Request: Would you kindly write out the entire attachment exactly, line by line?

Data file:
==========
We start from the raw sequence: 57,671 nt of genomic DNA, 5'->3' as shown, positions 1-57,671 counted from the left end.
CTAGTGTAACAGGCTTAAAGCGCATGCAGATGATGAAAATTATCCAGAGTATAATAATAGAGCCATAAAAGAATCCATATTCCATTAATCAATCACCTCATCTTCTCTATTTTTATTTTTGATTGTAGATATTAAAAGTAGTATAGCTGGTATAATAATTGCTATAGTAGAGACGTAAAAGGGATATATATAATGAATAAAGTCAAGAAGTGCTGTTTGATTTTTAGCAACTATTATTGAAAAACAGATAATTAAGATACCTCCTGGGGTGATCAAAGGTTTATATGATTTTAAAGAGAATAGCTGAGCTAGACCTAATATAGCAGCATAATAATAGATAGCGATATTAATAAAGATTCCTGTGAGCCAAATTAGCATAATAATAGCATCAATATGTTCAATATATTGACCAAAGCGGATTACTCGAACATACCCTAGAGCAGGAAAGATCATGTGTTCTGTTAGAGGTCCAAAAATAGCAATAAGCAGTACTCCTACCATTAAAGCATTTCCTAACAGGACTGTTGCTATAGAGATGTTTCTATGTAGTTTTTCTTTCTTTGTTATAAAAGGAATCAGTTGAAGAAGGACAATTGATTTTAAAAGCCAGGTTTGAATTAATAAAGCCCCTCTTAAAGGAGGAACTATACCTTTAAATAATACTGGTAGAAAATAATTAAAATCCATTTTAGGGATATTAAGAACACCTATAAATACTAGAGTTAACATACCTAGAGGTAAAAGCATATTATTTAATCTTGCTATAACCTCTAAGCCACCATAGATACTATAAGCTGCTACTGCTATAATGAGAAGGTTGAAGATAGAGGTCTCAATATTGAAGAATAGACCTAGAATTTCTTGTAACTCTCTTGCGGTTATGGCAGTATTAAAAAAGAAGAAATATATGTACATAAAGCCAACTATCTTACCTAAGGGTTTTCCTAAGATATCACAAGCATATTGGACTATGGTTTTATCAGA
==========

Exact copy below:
We start from the raw sequence: 57,671 nt of genomic DNA, 5'->3' as shown, positions 1-57,671 counted from the left end.
CTAGTGTAACAGGCTTAAAGCGCATGCAGATGATGAAAATTATCCAGAGTATAATAATAGAGCCATAAAAGAATCCATATTCCATTAATCAATCACCTCATCTTCTCTATTTTTATTTTTGATTGTAGATATTAAAAGTAGTATAGCTGGTATAATAATTGCTATAGTAGAGACGTAAAAGGGATATATATAATGAATAAAGTCAAGAAGTGCTGTTTGATTTTTAGCAACTATTATTGAAAAACAGATAATTAAGATACCTCCTGGGGTGATCAAAGGTTTATATGATTTTAAAGAGAATAGCTGAGCTAGACCTAATATAGCAGCATAATAATAGATAGCGATATTAATAAAGATTCCTGTGAGCCAAATTAGCATAATAATAGCATCAATATGTTCAATATATTGACCAAAGCGGATTACTCGAACATACCCTAGAGCAGGAAAGATCATGTGTTCTGTTAGAGGTCCAAAAATAGCAATAAGCAGTACTCCTACCATTAAAGCATTTCCTAACAGGACTGTTGCTATAGAGATGTTTCTATGTAGTTTTTCTTTCTTTGTTATAAAAGGAATCAGTTGAAGAAGGACAATTGATTTTAAAAGCCAGGTTTGAATTAATAAAGCCCCTCTTAAAGGAGGAACTATACCTTTAAATAATACTGGTAGAAAATAATTAAAATCCATTTTAGGGATATTAAGAACACCTATAAATACTAGAGTTAACATACCTAGAGGTAAAAGCATATTATTTAATCTTGCTATAACCTCTAAGCCACCATAGATACTATAAGCTGCTACTGCTATAATGAGAAGGTTGAAGATAGAGGTCTCAATATTGAAGAATAGACCTAGAATTTCTTGTAACTCTCTTGCGGTTATGGCAGTATTAAAAAAGAAGAAATATATGTACATAAAGCCAACTATCTTACCTAAGGGTTTTCCTAAGATATCACAAGCATATTGGACTATGGTTTTATCAGA